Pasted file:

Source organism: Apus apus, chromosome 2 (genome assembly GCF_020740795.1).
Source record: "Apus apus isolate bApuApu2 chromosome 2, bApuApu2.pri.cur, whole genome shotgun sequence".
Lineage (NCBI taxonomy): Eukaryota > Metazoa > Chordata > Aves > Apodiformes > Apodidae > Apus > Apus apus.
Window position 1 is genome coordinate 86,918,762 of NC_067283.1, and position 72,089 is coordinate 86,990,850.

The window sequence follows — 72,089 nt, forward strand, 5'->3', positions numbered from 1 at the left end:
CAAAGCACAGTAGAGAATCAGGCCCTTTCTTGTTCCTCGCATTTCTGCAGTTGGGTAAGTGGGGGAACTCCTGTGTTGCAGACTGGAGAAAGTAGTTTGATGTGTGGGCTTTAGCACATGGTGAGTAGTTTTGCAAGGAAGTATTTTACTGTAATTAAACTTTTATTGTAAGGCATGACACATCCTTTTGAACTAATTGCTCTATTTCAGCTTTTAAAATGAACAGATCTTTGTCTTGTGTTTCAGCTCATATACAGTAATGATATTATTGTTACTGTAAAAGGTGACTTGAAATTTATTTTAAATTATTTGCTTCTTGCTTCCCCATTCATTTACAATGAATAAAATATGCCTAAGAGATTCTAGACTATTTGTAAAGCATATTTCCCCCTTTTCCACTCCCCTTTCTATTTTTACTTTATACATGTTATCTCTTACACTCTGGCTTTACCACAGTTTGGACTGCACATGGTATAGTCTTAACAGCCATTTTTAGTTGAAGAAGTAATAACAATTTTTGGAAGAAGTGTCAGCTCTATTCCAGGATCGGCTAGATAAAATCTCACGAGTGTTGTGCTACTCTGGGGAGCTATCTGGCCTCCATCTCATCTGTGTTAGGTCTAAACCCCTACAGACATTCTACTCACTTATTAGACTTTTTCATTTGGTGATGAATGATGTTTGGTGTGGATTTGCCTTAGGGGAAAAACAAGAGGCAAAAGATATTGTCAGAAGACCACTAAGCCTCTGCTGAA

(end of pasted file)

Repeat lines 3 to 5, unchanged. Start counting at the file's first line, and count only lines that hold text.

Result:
Lineage (NCBI taxonomy): Eukaryota > Metazoa > Chordata > Aves > Apodiformes > Apodidae > Apus > Apus apus.
Window position 1 is genome coordinate 86,918,762 of NC_067283.1, and position 72,089 is coordinate 86,990,850.

The window sequence follows — 72,089 nt, forward strand, 5'->3', positions numbered from 1 at the left end: